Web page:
Unique Aspects of Norfolk Domestic Violence Cases

In Norfolk, there are several instances which constitute domestic violence. Those things include forceful detention, assault and battery, sexual assault, stalking, and any other acts that could put one in reasonable fear of death or bodily injury.

If a person has been accused of domestic violence in Norfolk, they can expect that the charge will be taken very seriously. If there are allegations that such conduct occurred, a person can expect that law enforcement will investigate those allegations fully. Additionally, someone charged with domestic assault could expect to be subject to protective orders and sometimes removal of children in the household.

Following a charge or accusation of domestic violence, it is best to retain the services of a skilled defense attorney. An attorney could help you understand the unique aspects of Norfolk domestic violence cases.

What Constitutes Domestic Violence in Norfolk?

There is not a specific statute dedicated to domestic violence in the State of Virginia. Domestic violence would come under the Statute 18.2-57.2, which is assault and battery against the family or household members. Assault and battery is any unlawful touching, causing injury. An assault is an act or offer to do bodily harm coupled with the present ability to do that harm and causing a reasonable fear of bodily harm.

A family member is defined in the Virginia code as a spouse, child, or anybody living with the abused person within the last 12 months. A family member can also include step-parents and step-children, which is stated in Statute 16.1-228.

Family abuse means any act involving violence, force, or threat that results in bodily injury or places one in reasonable apprehension of death, sexual assault, or bodily injury. The act is committed against a person’s family or household members.

Understanding Protective Orders

One of the unique aspects of Norfolk domestic violence cases are different types of protective orders. There are emergency protective orders, preliminary protective orders, and protective orders. Emergency protective orders are secured in a magistrate the day of such an incident, even on a weekend. The protective order will prevent the accused person from having hostile contacts with an injured party. That means that they cannot have any contact, such as personal contact or contact with a third party.

No hostile contact means that there can be contact between the accused person and the injured party, but there cannot be any threats or acts of violence directed towards the injured party.

Penalties for Violating a Protective Order

The first violation for a protective order is a Class 1 misdemeanor, which is punishable by up to 12 months in jail and a $2,500.00 fine. A second violation of a protective order that occurs within five years is still a Class 1 misdemeanor but carries within a mandatory 60-day sentence.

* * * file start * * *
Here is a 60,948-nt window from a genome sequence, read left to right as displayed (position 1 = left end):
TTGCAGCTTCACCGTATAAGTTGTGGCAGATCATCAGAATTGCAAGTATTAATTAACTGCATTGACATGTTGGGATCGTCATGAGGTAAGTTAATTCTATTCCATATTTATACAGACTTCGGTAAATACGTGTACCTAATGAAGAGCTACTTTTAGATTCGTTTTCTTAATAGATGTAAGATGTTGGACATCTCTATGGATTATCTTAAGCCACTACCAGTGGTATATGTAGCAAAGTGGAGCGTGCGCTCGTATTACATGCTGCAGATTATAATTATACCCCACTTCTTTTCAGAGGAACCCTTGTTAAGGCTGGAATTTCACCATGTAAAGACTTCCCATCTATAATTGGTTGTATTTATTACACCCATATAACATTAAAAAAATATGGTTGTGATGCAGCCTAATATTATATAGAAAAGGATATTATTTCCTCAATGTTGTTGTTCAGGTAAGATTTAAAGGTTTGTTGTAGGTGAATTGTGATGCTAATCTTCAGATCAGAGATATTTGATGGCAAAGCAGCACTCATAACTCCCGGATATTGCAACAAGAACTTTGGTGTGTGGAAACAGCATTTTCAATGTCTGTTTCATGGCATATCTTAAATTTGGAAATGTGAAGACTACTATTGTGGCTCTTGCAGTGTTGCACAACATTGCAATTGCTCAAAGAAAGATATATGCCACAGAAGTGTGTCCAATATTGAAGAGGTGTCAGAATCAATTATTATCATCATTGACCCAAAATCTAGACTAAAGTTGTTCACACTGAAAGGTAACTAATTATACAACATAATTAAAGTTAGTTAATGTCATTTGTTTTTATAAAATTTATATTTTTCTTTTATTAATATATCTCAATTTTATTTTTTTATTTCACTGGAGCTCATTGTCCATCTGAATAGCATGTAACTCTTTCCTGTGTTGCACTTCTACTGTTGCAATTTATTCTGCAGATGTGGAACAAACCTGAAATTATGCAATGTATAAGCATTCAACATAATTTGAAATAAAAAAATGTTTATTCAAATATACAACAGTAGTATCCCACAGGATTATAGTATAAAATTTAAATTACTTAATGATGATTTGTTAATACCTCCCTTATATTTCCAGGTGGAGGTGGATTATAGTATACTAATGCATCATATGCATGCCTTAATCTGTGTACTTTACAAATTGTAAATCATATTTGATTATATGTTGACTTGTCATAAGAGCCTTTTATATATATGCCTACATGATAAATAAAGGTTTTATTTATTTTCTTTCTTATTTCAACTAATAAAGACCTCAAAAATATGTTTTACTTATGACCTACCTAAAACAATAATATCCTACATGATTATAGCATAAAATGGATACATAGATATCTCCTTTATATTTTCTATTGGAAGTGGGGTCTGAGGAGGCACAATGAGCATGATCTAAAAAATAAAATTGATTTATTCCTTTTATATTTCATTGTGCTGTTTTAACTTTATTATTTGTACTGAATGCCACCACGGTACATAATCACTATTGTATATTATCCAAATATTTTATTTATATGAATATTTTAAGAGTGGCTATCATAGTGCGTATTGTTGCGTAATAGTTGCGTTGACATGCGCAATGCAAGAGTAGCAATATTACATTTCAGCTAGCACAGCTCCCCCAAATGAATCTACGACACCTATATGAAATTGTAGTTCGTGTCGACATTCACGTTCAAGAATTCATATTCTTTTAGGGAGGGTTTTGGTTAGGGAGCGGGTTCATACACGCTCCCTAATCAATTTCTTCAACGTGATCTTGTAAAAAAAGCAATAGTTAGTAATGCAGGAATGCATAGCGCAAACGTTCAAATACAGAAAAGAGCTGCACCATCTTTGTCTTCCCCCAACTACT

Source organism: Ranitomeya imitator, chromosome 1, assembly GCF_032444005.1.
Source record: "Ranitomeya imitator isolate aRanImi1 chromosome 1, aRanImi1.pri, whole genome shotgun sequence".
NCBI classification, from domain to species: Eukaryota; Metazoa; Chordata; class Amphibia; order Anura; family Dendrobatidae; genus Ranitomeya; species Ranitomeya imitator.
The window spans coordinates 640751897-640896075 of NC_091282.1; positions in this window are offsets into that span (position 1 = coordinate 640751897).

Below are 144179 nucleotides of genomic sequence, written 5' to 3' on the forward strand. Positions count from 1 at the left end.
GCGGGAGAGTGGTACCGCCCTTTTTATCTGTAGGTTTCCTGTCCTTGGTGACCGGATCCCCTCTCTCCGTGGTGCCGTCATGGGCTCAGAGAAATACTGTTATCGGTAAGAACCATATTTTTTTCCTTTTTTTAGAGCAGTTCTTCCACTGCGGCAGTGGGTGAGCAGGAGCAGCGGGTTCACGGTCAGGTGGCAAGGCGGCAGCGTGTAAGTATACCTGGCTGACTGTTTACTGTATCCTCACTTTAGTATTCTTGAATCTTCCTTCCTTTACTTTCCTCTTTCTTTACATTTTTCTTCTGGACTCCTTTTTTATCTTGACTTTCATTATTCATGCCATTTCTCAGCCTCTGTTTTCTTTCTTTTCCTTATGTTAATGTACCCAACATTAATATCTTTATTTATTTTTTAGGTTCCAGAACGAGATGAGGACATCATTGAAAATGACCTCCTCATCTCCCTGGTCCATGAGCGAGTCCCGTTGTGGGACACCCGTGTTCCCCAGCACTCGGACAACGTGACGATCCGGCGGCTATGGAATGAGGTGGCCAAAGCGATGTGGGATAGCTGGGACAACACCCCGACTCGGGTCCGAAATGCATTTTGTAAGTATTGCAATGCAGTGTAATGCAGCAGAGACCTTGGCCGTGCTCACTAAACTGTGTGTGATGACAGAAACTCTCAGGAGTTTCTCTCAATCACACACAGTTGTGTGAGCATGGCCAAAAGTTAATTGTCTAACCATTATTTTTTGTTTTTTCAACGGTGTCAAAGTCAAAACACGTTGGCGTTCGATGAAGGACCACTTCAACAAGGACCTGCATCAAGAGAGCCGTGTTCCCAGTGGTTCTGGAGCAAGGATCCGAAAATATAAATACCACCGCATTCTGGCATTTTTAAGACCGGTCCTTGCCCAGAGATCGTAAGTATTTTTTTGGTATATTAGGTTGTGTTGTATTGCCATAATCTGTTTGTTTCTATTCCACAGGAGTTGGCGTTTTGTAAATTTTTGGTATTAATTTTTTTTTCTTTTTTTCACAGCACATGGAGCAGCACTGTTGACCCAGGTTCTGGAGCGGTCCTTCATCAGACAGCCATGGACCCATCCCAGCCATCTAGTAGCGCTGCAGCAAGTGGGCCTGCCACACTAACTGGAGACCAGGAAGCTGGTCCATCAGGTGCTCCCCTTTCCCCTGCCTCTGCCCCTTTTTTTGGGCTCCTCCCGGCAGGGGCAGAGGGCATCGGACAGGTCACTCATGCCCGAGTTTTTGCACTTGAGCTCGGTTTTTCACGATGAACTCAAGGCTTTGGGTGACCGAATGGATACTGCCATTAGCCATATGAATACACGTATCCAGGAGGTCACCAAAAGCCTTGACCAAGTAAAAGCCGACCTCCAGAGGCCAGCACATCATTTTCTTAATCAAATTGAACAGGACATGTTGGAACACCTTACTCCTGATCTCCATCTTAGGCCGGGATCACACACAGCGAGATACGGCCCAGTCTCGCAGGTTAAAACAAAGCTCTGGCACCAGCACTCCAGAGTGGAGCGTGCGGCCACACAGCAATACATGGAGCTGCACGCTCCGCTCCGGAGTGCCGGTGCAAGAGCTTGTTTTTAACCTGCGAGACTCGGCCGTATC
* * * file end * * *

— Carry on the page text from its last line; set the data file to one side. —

A third violation of a protective order that occurs in a 20-year period is punishable as a Class 6 felony. This means the maximum sentence can be up to five years and the conviction of a third violation for a protective order within 20 years carries a six-month mandatory minimum.

Consequences of a Conviction

A first-offense conviction of assault and battery on a family member is a Class 1 misdemeanor. If under a plea of not guilty, no contest, or guilty, the court can enter the first finding of guilt and suspend any hearings for a year. If the accused did not commit any offenses, then this crime will be dismissed after the year is out. However, if they are convicted with a misdemeanor, it is punishable by up to 12 months in jail or a $2,500.00 fine. If a person is convicted a third time of assault and battery on a family member, then that is Class 6 felony, punishable up to five years in prison.

Let a Domestic Violence Attorney Help

A person’s life can change after they have been accused of domestic assault. If law enforcement receives complaints of the domestic assault, their duty is to investigate the case thoroughly and charge one of the parties if the charges are credible. Domestic assault charges are taken very seriously in Norfolk.

They can be subject to protective orders. Protective orders prevent the charged individual from having contact with the injured party or those who are related to the injured party. Violation of protective orders is a Class 1 misdemeanor and eventually can be a felony. Additionally, if the allegations involve children, the minors can be removed under an emergency order in the event of such domestic disturbance.

Since there are many unique aspects of Norfolk domestic violence cases, it is best to seek help from an attorney as soon as possible. They could investigate the accusation and help you build a defense. Call today to schedule a consultation.